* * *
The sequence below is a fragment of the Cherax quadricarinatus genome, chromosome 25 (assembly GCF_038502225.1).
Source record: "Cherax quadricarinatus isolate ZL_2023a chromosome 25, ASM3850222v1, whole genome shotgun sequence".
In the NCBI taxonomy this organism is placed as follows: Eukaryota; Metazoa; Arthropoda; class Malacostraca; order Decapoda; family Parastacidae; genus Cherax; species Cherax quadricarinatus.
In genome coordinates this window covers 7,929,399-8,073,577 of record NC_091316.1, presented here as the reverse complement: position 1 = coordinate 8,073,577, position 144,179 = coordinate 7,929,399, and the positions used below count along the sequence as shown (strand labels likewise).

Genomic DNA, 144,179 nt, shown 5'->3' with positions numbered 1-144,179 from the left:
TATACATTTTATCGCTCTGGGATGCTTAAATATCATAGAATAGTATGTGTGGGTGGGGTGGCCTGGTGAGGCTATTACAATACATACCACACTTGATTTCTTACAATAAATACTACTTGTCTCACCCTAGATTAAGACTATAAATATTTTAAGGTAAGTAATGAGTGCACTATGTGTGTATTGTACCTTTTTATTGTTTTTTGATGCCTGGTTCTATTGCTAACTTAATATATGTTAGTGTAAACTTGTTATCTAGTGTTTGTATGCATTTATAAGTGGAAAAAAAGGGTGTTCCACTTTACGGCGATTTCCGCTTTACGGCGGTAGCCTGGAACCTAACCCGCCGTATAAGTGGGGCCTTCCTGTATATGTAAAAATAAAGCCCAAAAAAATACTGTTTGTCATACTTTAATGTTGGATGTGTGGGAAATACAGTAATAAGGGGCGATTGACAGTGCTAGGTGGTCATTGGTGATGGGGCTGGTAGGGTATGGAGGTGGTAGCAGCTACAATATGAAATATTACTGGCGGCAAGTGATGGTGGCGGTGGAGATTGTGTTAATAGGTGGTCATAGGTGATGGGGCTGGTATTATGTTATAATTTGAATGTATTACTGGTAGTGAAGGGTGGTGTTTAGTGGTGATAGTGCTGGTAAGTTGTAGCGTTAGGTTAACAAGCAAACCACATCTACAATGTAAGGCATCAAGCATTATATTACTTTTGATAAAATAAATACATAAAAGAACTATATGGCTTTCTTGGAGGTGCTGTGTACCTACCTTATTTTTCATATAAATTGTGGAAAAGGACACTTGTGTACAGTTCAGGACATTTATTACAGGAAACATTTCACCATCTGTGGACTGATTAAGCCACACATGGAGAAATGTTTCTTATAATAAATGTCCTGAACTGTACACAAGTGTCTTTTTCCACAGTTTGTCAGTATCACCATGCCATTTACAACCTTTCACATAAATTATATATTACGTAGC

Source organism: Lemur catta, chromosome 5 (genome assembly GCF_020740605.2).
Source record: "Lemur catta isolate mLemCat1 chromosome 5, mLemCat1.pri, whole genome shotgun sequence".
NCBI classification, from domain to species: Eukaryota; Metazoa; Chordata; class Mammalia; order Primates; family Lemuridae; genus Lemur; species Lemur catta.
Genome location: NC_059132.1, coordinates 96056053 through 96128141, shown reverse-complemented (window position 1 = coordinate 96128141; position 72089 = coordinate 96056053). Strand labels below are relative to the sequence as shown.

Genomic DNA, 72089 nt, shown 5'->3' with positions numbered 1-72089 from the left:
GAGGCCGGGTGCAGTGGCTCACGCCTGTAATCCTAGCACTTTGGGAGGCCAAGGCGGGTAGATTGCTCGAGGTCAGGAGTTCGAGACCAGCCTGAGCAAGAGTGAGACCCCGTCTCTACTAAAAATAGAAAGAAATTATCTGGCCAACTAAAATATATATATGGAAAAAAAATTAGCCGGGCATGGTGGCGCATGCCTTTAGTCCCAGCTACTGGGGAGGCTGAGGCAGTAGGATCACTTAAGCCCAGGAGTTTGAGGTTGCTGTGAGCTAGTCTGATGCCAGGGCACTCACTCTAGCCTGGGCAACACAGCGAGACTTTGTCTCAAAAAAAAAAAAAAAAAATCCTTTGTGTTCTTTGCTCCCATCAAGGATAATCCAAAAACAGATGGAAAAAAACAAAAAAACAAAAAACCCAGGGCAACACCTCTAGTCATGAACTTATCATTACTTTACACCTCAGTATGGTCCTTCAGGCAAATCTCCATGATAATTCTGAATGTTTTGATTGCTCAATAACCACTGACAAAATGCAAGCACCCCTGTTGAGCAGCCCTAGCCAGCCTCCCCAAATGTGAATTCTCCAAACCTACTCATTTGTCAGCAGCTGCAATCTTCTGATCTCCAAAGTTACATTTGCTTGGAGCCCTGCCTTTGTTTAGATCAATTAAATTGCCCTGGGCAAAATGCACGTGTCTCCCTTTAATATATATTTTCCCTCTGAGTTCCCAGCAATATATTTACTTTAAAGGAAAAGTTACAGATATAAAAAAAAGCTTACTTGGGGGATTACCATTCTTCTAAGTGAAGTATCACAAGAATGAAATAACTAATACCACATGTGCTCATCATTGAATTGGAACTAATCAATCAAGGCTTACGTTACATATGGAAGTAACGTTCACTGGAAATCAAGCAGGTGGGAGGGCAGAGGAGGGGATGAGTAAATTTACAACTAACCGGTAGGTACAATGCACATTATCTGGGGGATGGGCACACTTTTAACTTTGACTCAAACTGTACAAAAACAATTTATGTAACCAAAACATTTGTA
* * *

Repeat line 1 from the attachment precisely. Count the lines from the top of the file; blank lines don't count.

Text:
The sequence below is a fragment of the Cherax quadricarinatus genome, chromosome 25 (assembly GCF_038502225.1).